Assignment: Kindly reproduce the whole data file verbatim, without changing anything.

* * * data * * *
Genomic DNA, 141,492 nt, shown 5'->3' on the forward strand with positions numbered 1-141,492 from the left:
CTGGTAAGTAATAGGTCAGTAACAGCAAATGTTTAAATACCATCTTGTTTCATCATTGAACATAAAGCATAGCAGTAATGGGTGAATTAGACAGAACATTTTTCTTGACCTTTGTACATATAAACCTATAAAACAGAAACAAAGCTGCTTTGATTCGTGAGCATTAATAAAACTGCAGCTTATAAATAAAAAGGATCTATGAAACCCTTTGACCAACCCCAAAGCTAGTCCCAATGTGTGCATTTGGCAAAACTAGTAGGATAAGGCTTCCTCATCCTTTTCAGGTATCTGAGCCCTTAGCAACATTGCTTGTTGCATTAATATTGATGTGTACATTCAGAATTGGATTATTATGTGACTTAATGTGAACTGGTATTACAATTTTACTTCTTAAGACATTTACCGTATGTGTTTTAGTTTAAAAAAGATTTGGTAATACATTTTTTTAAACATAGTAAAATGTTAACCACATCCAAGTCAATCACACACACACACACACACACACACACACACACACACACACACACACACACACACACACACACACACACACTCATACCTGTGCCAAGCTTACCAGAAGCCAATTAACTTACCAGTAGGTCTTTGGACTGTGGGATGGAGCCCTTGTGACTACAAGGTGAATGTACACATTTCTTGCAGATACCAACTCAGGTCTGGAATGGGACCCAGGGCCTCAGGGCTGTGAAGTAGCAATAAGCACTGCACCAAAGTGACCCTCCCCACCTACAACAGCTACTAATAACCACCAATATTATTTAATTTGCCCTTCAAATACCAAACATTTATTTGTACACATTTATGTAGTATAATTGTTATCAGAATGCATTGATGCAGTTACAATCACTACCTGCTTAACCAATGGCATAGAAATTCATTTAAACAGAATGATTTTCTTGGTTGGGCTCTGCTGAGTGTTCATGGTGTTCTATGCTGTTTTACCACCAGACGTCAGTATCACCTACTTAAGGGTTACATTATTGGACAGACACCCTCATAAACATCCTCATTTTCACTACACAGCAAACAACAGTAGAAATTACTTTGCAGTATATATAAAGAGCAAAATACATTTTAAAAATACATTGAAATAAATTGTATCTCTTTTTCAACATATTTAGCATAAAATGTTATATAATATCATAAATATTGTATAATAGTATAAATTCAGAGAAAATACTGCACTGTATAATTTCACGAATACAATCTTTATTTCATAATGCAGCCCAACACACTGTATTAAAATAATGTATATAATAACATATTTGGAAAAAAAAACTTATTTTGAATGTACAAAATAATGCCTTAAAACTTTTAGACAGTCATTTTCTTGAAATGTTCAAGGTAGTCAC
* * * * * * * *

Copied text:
Genomic DNA, 141,492 nt, shown 5'->3' on the forward strand with positions numbered 1-141,492 from the left:
CTGGTAAGTAATAGGTCAGTAACAGCAAATGTTTAAATACCATCTTGTTTCATCATTGAACATAAAGCATAGCAGTAATGGGTGAATTAGACAGAACATTTTTCTTGACCTTTGTACATATAAACCTATAAAACAGAAACAAAGCTGCTTTGATTCGTGAGCATTAATAAAACTGCAGCTTATAAATAAAAAGGATCTATGAAACCCTTTGACCAACCCCAAAGCTAGTCCCAATGTGTGCATTTGGCAAAACTAGTAGGATAAGGCTTCCTCATCCTTTTCAGGTATCTGAGCCCTTAGCAACATTGCTTGTTGCATTAATATTGATGTGTACATTCAGAATTGGATTATTATGTGACTTAATGTGAACTGGTATTACAATTTTACTTCTTAAGACATTTACCGTATGTGTTTTAGTTTAAAAAAGATTTGGTAATACATTTTTTTAAACATAGTAAAATGTTAACCACATCCAAGTCAATCACACACACACACACACACACACACACACACACACACACACACACACACACACACACACACACACACACACTCATACCTGTGCCAAGCTTACCAGAAGCCAATTAACTTACCAGTAGGTCTTTGGACTGTGGGATGGAGCCCTTGTGACTACAAGGTGAATGTACACATTTCTTGCAGATACCAACTCAGGTCTGGAATGGGACCCAGGGCCTCAGGGCTGTGAAGTAGCAATAAGCACTGCACCAAAGTGACCCTCCCCACCTACAACAGCTACTAATAACCACCAATATTATTTAATTTGCCCTTCAAATACCAAACATTTATTTGTACACATTTATGTAGTATAATTGTTATCAGAATGCATTGATGCAGTTACAATCACTACCTGCTTAACCAATGGCATAGAAATTCATTTAAACAGAATGATTTTCTTGGTTGGGCTCTGCTGAGTGTTCATGGTGTTCTATGCTGTTTTACCACCAGACGTCAGTATCACCTACTTAAGGGTTACATTATTGGACAGACACCCTCATAAACATCCTCATTTTCACTACACAGCAAACAACAGTAGAAATTACTTTGCAGTATATATAAAGAGCAAAATACATTTTAAAAATACATTGAAATAAATTGTATCTCTTTTTCAACATATTTAGCATAAAATGTTATATAATATCATAAATATTGTATAATAGTATAAATTCAGAGAAAATACTGCACTGTATAATTTCACGAATACAATCTTTATTTCATAATGCAGCCCAACACACTGTATTAAAATAATGTATATAATAACATATTTGGAAAAAAAAACTTATTTTGAATGTACAAAATAATGCCTTAAAACTTTTAGACAGTCATTTTCTTGAAATGTTCAAGGTAGTCAC